This year marks the 20th anniversary of the Assault on the Carolinas, the largest fundraising event for the Pisgah Forest Rotary Club. Volunteers expect to surpass the half-a-million-dollar mark for funds generated for charity this year, but it hasn’t been easy to coordinate the event, which draws cyclists from across the country and Canada. In years past, cyclists have come from as far away as Europe to tackle the course.
It’s quite a sight to see a thousand or more riders line up on Main Street in downtown Brevard as they head out into the county. Some riders sign up for the 100k leg of the ride, which sends riders down the hill to South Carolina and back up over Caesars Head State Park, one of the hardest and longest climbs in the southeastern part of the U.S. There is a shorter 50k option with far less climbing, which takes riders on the country roads surrounding Brevard and Rosman in the French Broad River valley.
For the 20th anniversary, Oskar Blues is brewing a special beer just for the event, and the brew
ery will again host the after party with live music, food and more. In addition to funds raised for charities, the Assault on the Carolinas (AOTC) has generated untold benefits for local vendors, hotels and merchants. The 2017 AOTC alone generated more than $35,000 in grants to support community needs in three areas: children and youth, education and health. More than 15 local organizations received grants, ranging from the local Cindy Platt Boys & Girls Club to the homeless shelter to student scholarships.
The Pisgah Forest Rotary Club has donated funds to charitable organizations all over the world and has helped communities in Africa with their clean water needs, bought wheelchairs for people in Central America, and helped schools in India and in Africa.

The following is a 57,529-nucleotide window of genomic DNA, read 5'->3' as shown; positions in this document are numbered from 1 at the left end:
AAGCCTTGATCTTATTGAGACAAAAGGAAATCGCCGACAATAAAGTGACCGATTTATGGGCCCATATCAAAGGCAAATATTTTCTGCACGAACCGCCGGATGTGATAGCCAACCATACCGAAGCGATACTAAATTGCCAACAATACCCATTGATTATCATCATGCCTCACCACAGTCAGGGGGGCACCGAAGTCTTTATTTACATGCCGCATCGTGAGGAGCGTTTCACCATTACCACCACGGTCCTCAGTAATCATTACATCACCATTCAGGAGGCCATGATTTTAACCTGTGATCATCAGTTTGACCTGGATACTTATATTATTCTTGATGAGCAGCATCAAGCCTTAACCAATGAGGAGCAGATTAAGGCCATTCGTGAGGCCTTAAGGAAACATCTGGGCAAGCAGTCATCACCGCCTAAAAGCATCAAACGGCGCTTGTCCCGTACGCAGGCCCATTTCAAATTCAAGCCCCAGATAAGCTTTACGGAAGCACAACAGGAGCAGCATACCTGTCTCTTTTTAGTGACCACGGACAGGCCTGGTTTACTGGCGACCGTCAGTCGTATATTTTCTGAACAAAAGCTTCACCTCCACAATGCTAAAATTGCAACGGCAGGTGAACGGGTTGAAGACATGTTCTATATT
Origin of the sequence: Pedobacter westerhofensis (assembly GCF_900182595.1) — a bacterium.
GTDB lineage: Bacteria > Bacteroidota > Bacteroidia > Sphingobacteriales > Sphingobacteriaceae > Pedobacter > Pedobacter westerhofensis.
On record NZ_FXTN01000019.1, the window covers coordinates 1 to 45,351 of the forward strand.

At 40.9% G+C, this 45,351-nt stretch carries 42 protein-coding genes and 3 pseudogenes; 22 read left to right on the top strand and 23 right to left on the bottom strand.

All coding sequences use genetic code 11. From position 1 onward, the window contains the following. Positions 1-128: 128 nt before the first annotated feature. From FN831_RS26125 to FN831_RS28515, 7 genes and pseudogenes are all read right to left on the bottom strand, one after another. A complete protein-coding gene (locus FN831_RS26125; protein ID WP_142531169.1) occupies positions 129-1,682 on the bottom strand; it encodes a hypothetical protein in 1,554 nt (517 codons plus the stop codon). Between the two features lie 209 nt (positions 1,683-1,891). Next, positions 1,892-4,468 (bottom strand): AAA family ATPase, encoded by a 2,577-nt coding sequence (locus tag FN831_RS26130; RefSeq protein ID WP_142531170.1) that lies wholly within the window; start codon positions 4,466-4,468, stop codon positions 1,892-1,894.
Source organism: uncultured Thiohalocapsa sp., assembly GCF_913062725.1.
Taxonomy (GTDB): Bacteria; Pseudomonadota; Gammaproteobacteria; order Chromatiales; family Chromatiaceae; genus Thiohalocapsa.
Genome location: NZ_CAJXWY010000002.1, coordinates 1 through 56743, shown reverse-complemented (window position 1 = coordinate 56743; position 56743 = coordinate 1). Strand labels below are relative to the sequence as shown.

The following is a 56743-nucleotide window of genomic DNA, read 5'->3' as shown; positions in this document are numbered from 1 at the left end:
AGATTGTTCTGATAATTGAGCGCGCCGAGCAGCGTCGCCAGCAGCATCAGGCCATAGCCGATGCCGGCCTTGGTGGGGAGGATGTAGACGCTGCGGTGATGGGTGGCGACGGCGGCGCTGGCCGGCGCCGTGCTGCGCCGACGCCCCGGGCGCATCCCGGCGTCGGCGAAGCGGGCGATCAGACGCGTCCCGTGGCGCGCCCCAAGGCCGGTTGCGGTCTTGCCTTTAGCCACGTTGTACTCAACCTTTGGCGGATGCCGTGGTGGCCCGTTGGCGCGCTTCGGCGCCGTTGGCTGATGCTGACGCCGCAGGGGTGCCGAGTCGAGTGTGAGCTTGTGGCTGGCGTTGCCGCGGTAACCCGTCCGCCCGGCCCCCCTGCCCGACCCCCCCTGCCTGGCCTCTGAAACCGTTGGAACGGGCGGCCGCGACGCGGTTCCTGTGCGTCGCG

Tom Whitsel, the man who started the AOTC 20 years ago, has been on the road with his wife in an RV touring the country, but plans to make it back this year to help out with the 20th anniversary.
“They’ll probably have me parking cars or something to keep me out of trouble,” he joked. “But to watch this thing grow from 48 riders the first year to what it is now is remarkable.”
The growth really took off when Whitesel and the other volunteers moved the event from Brevard High School to Main Street, where he said it wasn’t welcomed at first.
“At first the merchants in town looked at it as a bother, then they wound up supporting it, then they saw the benefits in it for them when they saw the bikers coming in and filling up the motels and restaurants,” said Whitsel. “Saturday after the ride you’ll see nothing but cars with bike racks on them. It’s been a boon for the local economy.”
The stories that come from the AOTC over the years range from scary to comical. Jay Coan, owner of Brevard Insurance and one of the long-time volunteers for the ride, shared some of those memories, but said, all in all, everything has gone really smoothly.
“Everyone has heard about the horses that broke th
rough the fence from Camp Keystone,” he laughed. “They broke out and ran alongside the peloton for about six miles, like they were running with the herd. They ran alongside them all the way to the top of Walnut Hollow.”
He said another year there was a guy in a big truck following the riders down N.C. 178, the road that takes riders down to South Carolina. The driver was agitated and honking his horn because he was frustrated being caught behind them.
“One of the riders grew frustrated with how close he was following and made a gesture at him when he tried to pass, and the guy tried to throw his truck in reverse and his drive shaft fell off his truck! Another year, Brian Spotts and I were working a rest stop for the event in South Carolina when a motorist threw his flip flop at the riders. I’ve got so many funny stories over the years,” he said.